Why I teach the identity symbol

4th September 2015 at 13:13



Two years ago I had a decision to make.  Should I teach kids the identity symbol?  I discussed it with my head of department, who wasn't really in favour of the idea, though was happy for me to try.  The argument against is that it would introduce an unnecessary layer of complexity.  It's a valid argument, and I wasn't sure I was doing the right thing.  However, I went ahead, and two years on, I'm glad I did.

First, what exactly is an identity?  It took me quite a while to figure it out, and I spent a long time asking fellow teachers and tutors, none of whom had an answer.  From A Levels all I was ever told was that it means 'exactly equal to...' but, doesn't the equals sign also mean 'exactly equal to'?!

Here are two pairs of expressions:

Do the expressions in pair 1 have the same value?  It should be apparent that they do, since one is the expansion of the other.  So, you don't need me to tell you anything more to know that those two are equal; me telling you they're equal adds nothing, that was already obvious.

What about pair 2?  We can't know whether or not they have equal values.  So, if I now tell you that they're equal, by including an equals sign, I've added additional information.  Those two expressions aren't going to be equal for all values of x... in fact, with a little analytic algebra, we can see that they are only equal if x = 6.  So, if they are equal, the unknown quantity x must be 6.

By contrast, we have no idea what value the x represents in pair 1; it could represent any value.  Here's an activity I use to help show the distinction between equations and identities.  Take an identity, such as pair 1 above, and get half the class to try solving it analytically (using the balance method) while the other half try to solve it numerically (using trial and improvement.)  The second half can start with whatever number they please, and it won't take long before the triumphant cries of "I got it first time!" kick in.  Of course, it doesn't take long into the group discussion for everyone to realise that everyone got it right the first time; that in fact no matter what number you choose, the values on both sides will be equal.  By contrast, the analytic bunch should by now be thoroughly baffled, as they've ended up with something like x = x or 0 = 0.  Well that's obvious... and unhelpful; it doesn't tell us anything we didn't already know.  Which is, of course, the whole point of the distinction between and identity and a solvable equation.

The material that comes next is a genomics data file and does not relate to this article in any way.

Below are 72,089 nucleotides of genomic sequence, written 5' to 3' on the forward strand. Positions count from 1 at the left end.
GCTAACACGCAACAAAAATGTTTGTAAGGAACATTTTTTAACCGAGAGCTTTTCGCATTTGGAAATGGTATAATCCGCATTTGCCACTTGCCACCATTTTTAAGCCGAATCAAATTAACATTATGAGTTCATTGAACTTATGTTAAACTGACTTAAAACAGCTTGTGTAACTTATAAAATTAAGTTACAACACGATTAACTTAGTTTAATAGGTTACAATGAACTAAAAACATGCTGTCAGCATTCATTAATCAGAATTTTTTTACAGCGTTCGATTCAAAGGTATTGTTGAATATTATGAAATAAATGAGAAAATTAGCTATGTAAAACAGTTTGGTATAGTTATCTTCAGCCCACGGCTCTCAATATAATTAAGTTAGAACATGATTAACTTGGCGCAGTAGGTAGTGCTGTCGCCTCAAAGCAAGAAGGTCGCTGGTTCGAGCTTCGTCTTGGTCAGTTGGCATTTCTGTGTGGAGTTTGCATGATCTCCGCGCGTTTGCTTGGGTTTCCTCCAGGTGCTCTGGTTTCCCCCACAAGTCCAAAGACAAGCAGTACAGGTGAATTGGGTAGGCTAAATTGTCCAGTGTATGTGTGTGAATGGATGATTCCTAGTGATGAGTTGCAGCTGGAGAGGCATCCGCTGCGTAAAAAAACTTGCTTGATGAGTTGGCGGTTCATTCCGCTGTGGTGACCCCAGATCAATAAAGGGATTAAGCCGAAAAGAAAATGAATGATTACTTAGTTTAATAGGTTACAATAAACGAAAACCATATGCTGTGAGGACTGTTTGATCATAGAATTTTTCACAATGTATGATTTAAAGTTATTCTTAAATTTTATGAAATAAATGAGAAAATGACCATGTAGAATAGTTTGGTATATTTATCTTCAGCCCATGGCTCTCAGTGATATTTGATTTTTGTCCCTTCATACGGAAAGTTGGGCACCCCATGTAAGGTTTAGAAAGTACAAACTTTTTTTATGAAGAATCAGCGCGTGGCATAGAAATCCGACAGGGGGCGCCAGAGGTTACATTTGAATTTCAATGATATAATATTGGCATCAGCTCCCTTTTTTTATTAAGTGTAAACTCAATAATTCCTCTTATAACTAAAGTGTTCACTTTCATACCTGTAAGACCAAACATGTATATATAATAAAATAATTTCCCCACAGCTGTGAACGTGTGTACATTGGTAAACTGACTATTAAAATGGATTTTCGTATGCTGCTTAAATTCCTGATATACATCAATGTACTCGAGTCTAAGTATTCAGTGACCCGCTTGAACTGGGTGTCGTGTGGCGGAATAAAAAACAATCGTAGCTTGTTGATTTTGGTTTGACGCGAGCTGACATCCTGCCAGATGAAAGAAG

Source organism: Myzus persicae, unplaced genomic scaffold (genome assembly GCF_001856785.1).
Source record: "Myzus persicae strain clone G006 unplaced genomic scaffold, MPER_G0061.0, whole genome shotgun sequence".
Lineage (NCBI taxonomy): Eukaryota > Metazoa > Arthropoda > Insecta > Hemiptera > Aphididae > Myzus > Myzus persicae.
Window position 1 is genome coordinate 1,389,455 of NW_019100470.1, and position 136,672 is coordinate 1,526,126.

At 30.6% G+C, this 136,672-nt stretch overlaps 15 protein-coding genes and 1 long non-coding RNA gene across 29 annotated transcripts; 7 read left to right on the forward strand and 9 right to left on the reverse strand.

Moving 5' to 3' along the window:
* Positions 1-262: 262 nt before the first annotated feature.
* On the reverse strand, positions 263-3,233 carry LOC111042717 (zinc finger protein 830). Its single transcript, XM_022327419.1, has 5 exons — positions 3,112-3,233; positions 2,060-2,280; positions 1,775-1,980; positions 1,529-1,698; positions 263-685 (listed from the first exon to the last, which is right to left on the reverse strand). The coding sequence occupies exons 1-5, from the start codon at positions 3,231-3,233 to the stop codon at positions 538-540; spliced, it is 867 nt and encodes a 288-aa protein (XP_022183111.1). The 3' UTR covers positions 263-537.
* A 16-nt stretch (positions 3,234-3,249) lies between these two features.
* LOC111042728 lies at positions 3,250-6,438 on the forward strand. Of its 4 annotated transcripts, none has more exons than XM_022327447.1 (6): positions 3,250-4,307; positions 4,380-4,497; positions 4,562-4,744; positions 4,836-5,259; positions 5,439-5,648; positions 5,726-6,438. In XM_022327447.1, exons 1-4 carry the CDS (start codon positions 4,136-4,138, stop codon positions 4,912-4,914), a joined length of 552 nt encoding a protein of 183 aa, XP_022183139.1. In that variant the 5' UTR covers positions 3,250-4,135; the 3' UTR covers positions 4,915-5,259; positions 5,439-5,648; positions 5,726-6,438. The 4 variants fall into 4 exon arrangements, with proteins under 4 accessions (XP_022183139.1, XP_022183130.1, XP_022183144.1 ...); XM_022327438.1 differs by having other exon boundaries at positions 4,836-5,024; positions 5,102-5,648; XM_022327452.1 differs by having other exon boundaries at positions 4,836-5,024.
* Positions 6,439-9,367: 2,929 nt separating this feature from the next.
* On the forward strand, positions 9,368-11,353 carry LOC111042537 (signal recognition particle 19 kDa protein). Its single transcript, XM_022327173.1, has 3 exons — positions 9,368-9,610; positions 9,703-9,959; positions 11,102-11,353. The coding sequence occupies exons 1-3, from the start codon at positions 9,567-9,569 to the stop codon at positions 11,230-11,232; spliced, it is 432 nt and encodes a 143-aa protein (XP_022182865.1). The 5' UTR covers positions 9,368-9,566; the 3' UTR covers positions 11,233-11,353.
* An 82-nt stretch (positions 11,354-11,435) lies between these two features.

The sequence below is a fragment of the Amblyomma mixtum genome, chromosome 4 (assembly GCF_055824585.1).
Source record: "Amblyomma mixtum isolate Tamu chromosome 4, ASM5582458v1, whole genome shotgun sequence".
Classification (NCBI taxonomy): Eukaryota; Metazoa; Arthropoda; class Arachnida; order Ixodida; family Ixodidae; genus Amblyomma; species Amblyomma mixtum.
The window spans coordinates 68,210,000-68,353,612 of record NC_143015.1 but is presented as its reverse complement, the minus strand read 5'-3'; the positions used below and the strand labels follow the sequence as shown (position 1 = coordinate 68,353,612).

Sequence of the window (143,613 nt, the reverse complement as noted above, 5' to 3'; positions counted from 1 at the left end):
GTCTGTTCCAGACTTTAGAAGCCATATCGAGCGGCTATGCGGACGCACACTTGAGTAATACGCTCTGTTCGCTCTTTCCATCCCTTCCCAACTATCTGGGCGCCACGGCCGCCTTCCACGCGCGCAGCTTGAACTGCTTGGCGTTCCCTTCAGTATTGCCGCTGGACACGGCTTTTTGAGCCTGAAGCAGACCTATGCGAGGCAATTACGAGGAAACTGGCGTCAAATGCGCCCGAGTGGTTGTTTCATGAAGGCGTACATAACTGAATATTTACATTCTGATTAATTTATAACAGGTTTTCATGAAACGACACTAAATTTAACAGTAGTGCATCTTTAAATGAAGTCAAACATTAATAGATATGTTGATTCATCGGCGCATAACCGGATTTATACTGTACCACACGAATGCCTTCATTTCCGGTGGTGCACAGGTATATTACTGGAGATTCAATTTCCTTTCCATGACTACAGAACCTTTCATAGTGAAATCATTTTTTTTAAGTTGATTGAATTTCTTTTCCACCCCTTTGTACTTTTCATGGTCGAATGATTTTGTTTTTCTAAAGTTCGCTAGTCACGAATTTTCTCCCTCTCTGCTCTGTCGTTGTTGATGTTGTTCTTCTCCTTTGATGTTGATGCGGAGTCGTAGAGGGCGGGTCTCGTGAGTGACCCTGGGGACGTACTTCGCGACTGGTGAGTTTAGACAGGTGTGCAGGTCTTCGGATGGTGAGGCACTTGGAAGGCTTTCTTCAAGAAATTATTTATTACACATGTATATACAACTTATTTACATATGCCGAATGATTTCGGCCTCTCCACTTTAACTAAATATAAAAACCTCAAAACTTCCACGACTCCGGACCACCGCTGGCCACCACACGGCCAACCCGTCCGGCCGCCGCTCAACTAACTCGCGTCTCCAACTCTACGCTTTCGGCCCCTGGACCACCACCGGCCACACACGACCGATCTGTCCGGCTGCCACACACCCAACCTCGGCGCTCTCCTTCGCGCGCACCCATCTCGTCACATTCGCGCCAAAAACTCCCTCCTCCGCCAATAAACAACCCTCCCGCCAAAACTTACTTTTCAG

But why bother going through all this?  Why teach it?  It's additional mathematics which I could argue is important, and interesting.  I might even point out that this knowledge is now required as part of the Foundation tier exam GCSE exam specifications:

AQA Specification.


Edexcel Specification.


But none of these explain why I went ahead; I did so for a different, and I think, compelling, reason.  Consider these two mathematical processes:

All of the statements are valid, and the manner in which the working is shown is fine... except I feel that by keeping to the equals sign only we have somewhat masked the fact that two very different processes are taking place.  With the first process all manipulation takes place on the right hand side, and there is resolutely NO rearrangement happening; there is no crossing the equals sign, whereas in the second process manipulation is happening on the left hand side (though it could be either side) and rearrangement is happening across the equals sign.  Consequently, we confuse when we are solving an equation with when we are manipulating an expression.  By including the identity symbol, these two distinct processes now look on paper like this:

An alternative that I've seen some teachers choose to adopt is to have children set out working for manipulation like this, doing away with any connecting symbol altogether, and focussing on the way we process each now step onto a new line:

I do think this has some merits, and I even slip into it myself sometimes, especially if space on the board is scarce.  However, on balance I believe it misses an opportunity to introduce a new piece of mathematical notation that beautifully demarcates solving equations by rearrangement from simplifying expressions by manipulation.  It also states that there is a connection between what is written on the left, and what is written on the right.  For these reasons, I teach the identity symbol.